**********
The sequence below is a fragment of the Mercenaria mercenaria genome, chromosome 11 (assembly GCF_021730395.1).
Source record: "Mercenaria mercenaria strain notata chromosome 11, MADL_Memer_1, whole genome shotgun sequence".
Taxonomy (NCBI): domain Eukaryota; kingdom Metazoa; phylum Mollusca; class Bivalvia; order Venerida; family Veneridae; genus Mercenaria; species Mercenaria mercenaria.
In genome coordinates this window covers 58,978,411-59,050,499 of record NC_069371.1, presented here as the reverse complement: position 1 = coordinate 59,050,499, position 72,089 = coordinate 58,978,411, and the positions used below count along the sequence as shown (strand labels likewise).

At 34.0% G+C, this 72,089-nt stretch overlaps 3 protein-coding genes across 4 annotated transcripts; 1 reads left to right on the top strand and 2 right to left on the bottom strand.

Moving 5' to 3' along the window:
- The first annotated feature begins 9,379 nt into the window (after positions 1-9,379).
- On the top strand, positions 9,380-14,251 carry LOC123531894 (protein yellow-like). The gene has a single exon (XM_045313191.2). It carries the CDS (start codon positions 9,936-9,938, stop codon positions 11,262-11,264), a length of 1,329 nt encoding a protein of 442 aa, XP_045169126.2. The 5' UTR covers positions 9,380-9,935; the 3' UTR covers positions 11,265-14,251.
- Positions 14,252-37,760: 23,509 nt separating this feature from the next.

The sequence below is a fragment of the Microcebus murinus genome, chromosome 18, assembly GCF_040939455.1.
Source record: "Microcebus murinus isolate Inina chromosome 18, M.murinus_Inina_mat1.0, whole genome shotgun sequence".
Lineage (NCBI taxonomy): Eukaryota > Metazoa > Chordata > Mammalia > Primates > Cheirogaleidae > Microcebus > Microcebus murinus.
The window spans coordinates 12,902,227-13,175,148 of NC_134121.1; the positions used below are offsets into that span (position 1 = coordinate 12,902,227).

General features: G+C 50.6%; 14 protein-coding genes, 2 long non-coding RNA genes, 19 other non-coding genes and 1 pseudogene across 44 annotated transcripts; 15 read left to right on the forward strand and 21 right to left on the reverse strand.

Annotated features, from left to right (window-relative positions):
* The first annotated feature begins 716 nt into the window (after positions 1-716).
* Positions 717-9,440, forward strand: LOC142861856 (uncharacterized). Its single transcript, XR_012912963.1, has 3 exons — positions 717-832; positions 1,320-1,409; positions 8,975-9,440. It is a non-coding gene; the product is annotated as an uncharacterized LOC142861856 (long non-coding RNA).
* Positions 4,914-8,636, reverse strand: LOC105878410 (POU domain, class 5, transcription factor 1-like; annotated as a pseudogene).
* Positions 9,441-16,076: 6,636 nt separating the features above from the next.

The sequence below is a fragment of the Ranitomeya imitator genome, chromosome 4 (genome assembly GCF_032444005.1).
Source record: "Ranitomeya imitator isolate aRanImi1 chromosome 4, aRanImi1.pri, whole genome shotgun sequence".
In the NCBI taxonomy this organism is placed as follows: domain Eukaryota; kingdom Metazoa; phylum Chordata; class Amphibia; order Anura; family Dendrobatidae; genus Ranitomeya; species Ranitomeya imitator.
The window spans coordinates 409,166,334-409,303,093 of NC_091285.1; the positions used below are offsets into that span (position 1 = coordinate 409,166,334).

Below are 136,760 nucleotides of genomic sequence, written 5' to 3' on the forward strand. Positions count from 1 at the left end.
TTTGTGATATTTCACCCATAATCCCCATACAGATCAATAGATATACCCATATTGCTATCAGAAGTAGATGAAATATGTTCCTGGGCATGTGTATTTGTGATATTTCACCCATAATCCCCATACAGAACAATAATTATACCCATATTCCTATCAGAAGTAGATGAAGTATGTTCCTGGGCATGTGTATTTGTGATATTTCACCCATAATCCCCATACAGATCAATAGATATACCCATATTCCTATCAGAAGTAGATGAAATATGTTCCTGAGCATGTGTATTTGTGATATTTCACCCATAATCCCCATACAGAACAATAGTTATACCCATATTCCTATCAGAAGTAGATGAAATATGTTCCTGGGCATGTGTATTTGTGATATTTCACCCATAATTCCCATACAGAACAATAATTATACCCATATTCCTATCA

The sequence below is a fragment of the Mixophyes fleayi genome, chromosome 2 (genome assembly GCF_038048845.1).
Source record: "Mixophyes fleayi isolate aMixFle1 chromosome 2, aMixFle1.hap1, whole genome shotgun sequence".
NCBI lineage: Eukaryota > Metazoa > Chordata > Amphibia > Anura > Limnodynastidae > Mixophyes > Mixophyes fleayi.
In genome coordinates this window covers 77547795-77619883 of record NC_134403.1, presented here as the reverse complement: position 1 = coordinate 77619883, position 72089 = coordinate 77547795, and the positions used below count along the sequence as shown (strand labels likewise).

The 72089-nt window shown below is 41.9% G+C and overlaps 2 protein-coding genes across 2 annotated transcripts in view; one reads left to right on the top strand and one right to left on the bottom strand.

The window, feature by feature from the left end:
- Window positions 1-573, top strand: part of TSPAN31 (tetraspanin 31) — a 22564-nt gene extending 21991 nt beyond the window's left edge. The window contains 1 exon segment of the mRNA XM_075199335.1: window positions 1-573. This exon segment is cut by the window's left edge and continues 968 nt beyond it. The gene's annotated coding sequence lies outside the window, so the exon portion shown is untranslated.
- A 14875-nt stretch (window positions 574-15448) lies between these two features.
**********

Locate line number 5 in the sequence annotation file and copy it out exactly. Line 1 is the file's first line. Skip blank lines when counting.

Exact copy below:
At 34.0% G+C, this 72,089-nt stretch overlaps 3 protein-coding genes across 4 annotated transcripts; 1 reads left to right on the top strand and 2 right to left on the bottom strand.